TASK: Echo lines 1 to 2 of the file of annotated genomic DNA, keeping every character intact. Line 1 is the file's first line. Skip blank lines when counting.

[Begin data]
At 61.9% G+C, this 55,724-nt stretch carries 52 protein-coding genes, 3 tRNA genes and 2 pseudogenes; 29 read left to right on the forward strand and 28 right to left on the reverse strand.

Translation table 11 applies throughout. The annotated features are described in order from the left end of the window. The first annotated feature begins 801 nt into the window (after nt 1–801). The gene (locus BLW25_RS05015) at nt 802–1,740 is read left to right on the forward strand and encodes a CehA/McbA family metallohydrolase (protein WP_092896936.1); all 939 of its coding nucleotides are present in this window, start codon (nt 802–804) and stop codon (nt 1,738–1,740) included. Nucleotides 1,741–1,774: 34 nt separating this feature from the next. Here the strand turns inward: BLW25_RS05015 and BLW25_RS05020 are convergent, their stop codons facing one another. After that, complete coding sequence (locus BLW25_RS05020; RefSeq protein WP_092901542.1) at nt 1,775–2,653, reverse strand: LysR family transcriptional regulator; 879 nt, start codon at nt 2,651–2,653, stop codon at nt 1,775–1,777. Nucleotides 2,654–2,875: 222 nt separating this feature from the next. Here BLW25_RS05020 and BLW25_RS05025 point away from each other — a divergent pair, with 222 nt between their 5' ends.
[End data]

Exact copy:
At 61.9% G+C, this 55,724-nt stretch carries 52 protein-coding genes, 3 tRNA genes and 2 pseudogenes; 29 read left to right on the forward strand and 28 right to left on the reverse strand.

Translation table 11 applies throughout. The annotated features are described in order from the left end of the window. The first annotated feature begins 801 nt into the window (after nt 1–801). The gene (locus BLW25_RS05015) at nt 802–1,740 is read left to right on the forward strand and encodes a CehA/McbA family metallohydrolase (protein WP_092896936.1); all 939 of its coding nucleotides are present in this window, start codon (nt 802–804) and stop codon (nt 1,738–1,740) included. Nucleotides 1,741–1,774: 34 nt separating this feature from the next. Here the strand turns inward: BLW25_RS05015 and BLW25_RS05020 are convergent, their stop codons facing one another. After that, complete coding sequence (locus BLW25_RS05020; RefSeq protein WP_092901542.1) at nt 1,775–2,653, reverse strand: LysR family transcriptional regulator; 879 nt, start codon at nt 2,651–2,653, stop codon at nt 1,775–1,777. Nucleotides 2,654–2,875: 222 nt separating this feature from the next. Here BLW25_RS05020 and BLW25_RS05025 point away from each other — a divergent pair, with 222 nt between their 5' ends.